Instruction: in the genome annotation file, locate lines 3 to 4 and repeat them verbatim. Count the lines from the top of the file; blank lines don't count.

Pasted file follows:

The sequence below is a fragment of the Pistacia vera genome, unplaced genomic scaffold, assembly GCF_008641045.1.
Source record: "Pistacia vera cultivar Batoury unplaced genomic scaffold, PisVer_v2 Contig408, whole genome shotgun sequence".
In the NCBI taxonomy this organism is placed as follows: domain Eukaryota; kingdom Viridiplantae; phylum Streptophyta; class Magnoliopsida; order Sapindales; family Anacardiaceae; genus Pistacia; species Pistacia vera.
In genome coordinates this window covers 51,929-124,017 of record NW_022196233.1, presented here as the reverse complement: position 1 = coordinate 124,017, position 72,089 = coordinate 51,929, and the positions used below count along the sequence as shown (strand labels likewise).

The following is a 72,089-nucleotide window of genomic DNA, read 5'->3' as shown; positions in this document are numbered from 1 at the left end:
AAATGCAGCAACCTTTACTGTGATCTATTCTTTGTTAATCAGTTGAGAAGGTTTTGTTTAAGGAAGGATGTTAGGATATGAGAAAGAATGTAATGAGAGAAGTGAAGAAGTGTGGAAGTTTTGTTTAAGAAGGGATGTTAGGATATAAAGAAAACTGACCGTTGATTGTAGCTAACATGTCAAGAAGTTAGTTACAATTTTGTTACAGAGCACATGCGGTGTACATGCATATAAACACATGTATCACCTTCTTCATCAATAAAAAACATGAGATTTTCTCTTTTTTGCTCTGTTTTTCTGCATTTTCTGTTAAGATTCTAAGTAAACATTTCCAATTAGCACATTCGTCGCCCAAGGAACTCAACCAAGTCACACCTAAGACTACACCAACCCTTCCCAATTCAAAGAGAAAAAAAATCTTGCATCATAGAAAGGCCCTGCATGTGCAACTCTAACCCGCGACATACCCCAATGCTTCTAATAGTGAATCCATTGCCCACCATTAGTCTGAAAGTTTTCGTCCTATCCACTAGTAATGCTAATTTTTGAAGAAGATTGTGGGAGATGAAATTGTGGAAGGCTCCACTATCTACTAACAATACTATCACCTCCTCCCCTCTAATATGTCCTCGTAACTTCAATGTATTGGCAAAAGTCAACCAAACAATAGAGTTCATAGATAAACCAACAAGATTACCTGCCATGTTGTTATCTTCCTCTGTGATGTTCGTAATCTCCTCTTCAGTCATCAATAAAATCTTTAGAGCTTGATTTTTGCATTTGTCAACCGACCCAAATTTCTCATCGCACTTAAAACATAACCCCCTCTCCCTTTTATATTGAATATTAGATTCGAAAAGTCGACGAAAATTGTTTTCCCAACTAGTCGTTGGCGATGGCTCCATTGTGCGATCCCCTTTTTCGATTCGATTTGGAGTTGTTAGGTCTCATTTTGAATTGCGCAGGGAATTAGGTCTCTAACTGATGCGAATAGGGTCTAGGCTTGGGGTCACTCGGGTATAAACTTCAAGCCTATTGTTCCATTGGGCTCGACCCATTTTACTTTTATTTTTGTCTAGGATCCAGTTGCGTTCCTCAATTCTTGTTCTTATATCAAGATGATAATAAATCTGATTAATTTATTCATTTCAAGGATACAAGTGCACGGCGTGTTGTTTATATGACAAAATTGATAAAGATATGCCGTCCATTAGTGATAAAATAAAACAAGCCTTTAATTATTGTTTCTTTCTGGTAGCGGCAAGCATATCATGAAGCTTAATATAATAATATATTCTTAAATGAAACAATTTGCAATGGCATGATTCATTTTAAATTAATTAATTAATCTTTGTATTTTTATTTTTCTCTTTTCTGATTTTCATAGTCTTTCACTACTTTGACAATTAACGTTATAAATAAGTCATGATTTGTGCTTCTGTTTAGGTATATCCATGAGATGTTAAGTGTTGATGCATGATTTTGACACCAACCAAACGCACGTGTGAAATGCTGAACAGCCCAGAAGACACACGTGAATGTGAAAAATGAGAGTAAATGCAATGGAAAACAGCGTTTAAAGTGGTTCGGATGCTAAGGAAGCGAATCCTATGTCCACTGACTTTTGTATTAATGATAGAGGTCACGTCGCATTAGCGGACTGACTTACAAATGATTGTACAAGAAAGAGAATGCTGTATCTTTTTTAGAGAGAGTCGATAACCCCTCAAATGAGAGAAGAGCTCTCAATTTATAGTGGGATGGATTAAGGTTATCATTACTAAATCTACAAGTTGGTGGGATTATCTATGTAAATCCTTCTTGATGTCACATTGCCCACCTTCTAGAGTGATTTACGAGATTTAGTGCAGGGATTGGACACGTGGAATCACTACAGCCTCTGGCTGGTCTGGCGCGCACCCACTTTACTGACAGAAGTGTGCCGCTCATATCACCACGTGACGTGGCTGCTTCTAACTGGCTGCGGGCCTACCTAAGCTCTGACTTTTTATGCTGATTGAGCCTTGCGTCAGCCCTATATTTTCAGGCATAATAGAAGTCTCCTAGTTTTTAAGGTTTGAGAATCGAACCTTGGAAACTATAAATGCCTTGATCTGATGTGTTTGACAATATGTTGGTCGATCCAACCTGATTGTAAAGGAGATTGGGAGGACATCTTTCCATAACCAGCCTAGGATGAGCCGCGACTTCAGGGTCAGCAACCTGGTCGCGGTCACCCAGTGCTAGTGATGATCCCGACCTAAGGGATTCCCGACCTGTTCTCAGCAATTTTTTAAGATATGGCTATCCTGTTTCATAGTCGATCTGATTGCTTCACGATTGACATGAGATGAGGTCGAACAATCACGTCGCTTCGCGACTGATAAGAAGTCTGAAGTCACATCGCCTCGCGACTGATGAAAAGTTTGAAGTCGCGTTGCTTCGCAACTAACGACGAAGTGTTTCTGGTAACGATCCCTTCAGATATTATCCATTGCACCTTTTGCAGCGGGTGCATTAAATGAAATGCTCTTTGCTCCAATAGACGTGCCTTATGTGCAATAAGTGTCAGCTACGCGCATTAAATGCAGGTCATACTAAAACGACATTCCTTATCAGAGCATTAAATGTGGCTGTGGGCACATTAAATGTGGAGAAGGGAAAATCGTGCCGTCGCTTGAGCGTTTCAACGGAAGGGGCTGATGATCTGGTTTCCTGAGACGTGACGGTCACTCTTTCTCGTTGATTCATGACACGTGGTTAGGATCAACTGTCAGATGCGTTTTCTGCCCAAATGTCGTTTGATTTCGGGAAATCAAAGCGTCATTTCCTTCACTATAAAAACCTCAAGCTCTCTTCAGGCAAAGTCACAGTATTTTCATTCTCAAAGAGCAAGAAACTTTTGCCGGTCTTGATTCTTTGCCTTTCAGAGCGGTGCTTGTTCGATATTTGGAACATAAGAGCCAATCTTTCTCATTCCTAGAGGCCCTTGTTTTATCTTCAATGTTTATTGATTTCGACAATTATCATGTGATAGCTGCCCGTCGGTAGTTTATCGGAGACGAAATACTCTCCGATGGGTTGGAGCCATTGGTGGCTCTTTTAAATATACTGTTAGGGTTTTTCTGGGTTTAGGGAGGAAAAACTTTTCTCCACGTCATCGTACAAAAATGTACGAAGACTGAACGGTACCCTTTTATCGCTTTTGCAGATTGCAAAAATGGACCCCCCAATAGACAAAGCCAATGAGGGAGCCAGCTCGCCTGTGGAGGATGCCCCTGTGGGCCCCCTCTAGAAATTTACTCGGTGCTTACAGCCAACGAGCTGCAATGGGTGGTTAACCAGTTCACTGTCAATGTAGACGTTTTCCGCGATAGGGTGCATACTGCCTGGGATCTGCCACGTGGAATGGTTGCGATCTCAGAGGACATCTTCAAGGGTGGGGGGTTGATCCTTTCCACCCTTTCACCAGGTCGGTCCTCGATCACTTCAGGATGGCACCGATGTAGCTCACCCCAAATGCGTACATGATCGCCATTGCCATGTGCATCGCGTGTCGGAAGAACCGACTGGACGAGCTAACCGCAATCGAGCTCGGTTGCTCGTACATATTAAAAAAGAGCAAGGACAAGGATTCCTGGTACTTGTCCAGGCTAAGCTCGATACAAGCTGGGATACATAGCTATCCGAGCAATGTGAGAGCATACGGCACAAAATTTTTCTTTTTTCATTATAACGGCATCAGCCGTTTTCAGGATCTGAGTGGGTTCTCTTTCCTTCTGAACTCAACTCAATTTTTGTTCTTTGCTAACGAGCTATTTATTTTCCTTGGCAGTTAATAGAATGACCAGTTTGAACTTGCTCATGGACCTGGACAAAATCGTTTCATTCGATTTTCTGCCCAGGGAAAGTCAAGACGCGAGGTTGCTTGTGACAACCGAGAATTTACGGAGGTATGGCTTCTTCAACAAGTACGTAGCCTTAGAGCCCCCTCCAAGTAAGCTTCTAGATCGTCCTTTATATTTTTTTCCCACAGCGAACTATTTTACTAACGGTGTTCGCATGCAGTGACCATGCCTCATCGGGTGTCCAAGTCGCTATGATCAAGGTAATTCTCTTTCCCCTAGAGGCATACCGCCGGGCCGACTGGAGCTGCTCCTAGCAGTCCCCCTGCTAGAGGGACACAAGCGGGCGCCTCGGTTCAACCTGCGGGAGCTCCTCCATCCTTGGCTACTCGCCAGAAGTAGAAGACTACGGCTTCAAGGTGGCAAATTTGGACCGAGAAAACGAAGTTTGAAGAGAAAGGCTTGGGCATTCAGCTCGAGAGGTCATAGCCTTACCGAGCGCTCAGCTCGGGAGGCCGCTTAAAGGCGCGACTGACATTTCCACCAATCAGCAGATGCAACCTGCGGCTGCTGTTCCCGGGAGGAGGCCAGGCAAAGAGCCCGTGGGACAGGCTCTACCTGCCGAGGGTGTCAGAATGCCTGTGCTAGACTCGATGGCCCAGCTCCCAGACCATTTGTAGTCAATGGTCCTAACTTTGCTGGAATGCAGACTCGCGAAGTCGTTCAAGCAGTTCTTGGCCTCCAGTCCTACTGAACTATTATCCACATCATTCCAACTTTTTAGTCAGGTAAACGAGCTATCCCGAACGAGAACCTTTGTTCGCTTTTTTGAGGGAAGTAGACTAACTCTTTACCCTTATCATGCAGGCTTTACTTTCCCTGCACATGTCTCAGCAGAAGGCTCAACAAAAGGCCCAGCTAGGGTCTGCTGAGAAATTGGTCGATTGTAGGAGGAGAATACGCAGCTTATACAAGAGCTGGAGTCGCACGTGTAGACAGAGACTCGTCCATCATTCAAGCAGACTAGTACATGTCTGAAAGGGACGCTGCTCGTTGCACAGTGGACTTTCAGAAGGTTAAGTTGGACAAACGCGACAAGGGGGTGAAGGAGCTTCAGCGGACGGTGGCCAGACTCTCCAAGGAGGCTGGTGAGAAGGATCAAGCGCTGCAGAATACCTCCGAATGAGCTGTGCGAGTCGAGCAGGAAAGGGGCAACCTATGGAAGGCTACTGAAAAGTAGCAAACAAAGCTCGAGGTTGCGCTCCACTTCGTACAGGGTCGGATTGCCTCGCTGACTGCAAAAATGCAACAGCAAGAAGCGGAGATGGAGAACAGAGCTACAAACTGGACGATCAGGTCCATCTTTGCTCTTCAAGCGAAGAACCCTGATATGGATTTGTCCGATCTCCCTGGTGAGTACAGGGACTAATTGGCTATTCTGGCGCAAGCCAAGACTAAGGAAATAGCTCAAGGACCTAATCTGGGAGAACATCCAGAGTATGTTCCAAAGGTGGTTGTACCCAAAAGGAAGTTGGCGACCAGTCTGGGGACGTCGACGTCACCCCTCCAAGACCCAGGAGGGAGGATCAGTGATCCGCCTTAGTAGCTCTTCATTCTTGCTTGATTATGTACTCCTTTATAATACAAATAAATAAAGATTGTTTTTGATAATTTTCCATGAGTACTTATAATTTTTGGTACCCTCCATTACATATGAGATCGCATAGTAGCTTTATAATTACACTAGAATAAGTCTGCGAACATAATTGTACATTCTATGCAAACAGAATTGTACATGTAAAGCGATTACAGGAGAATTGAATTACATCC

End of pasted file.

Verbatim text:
In the NCBI taxonomy this organism is placed as follows: domain Eukaryota; kingdom Viridiplantae; phylum Streptophyta; class Magnoliopsida; order Sapindales; family Anacardiaceae; genus Pistacia; species Pistacia vera.
In genome coordinates this window covers 51,929-124,017 of record NW_022196233.1, presented here as the reverse complement: position 1 = coordinate 124,017, position 72,089 = coordinate 51,929, and the positions used below count along the sequence as shown (strand labels likewise).